The Bells of Canewdon

Photo: Illustrative image for the 'The Bells of Canewdon' page
Photo:Myles Graye bell - 1634

Myles Graye bell - 1634

Photo:John Waylett bell - 1707

John Waylett bell - 1707

Photo:Ken Smith - with old tenor bell

Ken Smith - with old tenor bell

Photo: Illustrative image for the 'The Bells of Canewdon' page
Photo:Nigel Taylor - casting N°2 bell

Nigel Taylor - casting N°2 bell

Photo:Inscription on new tenor bell

Inscription on new tenor bell

Church bells old and new

By Sue Horncastle

The Church tower at Canewdon dates from the first quarter of the 15th century. It is made from Kentish ragstone which is mortared through the entire thickness of the walls, some of which are seven feet deep. This sturdy design was necessary to take the weight of the bells which were first fitted at the top of the tower at about the same time. This style of building is unusually strong and rarely found in other church towers. One bell was recorded as weighing three hundredweight and the total, including handbells, must have been over 75 cwt. Records show that later bells were even heavier. In addition, the weight of bell fittings and floors for the two bell chambers was considerable. For hundreds of years the tower formed part of the chain of observation and warning towers stretching from the north sea coast, across to the Thames valley and on to London which were used to signal threats of invasion right up to the last century.

In the second quarter of the 16th century, Henry VIII appropriated many church bells along with other valuable items “for use at the king's pleasure” as part of his reformation of the Medieval church. However, although smaller items such as silver and gold chalises and dishes were taken, it would clearly be some time before the tower bells could have been removed and disposed of. In fact, at Canewdon as in many Essex churches, the process was not completed at the time of the king's death in 1552. The bells were not safe, though, as it appears the largest one was taken during the reign of Mary Tudor.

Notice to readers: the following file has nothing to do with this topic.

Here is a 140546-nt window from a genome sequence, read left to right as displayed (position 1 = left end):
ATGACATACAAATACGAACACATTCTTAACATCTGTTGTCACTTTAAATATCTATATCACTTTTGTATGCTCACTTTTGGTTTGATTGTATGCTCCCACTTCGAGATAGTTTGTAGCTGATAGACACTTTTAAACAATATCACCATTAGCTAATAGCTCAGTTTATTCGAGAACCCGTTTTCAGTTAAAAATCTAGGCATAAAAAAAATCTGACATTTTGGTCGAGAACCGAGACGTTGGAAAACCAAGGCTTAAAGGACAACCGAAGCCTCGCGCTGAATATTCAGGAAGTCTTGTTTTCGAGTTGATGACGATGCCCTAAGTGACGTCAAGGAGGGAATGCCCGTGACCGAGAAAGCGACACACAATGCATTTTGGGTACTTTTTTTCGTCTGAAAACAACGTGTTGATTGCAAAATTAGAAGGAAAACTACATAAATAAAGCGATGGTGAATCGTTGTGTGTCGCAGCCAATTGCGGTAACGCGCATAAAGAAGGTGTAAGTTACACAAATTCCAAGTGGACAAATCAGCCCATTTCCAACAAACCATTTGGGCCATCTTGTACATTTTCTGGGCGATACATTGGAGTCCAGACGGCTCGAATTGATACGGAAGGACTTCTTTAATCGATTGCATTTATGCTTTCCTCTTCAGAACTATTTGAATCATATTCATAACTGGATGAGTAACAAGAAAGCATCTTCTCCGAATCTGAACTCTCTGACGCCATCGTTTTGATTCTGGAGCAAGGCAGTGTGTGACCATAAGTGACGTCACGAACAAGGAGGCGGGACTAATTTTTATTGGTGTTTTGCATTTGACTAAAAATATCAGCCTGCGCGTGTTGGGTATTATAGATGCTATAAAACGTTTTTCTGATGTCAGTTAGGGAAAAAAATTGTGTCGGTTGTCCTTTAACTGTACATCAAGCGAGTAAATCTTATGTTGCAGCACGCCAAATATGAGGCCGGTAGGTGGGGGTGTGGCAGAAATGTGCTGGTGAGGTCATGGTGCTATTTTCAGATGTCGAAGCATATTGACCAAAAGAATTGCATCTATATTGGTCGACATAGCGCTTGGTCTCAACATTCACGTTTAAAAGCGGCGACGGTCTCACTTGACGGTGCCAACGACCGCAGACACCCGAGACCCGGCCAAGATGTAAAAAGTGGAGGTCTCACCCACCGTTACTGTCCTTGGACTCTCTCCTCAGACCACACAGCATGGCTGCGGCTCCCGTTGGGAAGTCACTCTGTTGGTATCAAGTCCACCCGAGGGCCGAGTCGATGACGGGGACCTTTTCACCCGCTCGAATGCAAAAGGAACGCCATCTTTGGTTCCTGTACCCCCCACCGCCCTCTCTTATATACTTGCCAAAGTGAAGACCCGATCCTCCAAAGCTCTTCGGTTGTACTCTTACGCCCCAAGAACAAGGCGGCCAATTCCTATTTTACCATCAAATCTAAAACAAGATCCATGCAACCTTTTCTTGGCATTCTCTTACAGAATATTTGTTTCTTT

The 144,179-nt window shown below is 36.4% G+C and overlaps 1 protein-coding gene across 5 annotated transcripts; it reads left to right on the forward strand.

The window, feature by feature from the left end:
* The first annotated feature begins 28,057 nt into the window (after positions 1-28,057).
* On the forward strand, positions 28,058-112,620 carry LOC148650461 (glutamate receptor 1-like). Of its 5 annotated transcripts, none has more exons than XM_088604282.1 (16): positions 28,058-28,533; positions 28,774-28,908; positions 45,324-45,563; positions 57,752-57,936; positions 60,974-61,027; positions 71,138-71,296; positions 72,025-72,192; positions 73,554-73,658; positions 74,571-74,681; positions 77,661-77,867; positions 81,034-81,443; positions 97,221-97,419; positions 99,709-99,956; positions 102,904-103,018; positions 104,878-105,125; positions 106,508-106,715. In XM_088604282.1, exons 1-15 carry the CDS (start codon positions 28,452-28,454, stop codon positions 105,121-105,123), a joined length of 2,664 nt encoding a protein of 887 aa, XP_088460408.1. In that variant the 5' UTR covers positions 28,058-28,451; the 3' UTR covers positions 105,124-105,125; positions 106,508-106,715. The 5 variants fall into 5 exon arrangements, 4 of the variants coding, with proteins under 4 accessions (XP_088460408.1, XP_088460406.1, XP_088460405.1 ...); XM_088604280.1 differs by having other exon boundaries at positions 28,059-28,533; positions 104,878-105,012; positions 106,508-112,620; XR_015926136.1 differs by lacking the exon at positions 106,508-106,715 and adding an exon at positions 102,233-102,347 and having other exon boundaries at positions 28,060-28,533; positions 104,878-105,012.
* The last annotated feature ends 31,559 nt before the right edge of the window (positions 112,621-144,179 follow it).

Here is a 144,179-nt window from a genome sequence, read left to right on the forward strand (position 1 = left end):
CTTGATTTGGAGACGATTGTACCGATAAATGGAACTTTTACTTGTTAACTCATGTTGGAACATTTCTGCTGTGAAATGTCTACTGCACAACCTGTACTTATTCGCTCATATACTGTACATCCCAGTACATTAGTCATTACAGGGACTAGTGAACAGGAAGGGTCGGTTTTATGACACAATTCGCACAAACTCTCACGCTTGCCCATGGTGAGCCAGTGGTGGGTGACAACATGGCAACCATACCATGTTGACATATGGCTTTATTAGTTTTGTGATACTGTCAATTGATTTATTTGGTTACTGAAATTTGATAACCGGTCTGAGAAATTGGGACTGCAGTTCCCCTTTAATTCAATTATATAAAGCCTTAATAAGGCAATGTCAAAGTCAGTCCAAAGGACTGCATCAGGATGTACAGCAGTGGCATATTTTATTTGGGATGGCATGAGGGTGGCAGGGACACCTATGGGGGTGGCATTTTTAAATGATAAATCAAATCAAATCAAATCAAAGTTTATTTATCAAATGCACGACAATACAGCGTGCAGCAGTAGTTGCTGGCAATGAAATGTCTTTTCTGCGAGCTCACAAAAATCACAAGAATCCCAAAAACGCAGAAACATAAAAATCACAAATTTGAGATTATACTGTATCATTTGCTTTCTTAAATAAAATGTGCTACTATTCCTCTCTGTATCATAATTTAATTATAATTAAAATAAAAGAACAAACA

The earliest bells had been of a longer narrow profile but the new bells installed in the 17th and 18th century were much more of the design we expect nowadays. They were often engraved with the date of casting and the name of the bell maker. For example, the third bell which weighs seven and a half hundredweight, is inscribed: Miles Graye made me 1634. Graye had a foundery in Colchester and was well known nationwide. A twelve hundredweight tenor bell was cast by John Waylett in 1707. The inscription on this bell reads: RICHARD EDWARDS WITHR IENNENS CW IW 1707. Edwards and Jennings were church wardens (CW) and IW stands for John Waylet. It was common to write J as I in the early 18th century.

Over the following 200 years various alterations and additions were made to the bell chamber and its wooden fittings. The bells were rung at Christmas, New Year and the monarchs' birthday as well as to announce news of national importance and various other occasions. By the end of the 19th century the bells and the wooden framework from which they were hung and rung were in a poor state of repair. In 1923 the vicar, the Rev. C. R. W. Hardy, started an appeal for the restoration of the church and the tower and bells in particular. He wrote:

It is sad to think that these beautiful bells are almost silent but, until some generous benefactor somes forward to defray the cost of rehanging, the present dilapidated condition of bells and framing must continue to forbid the joyous peal, on the grounds of safety.”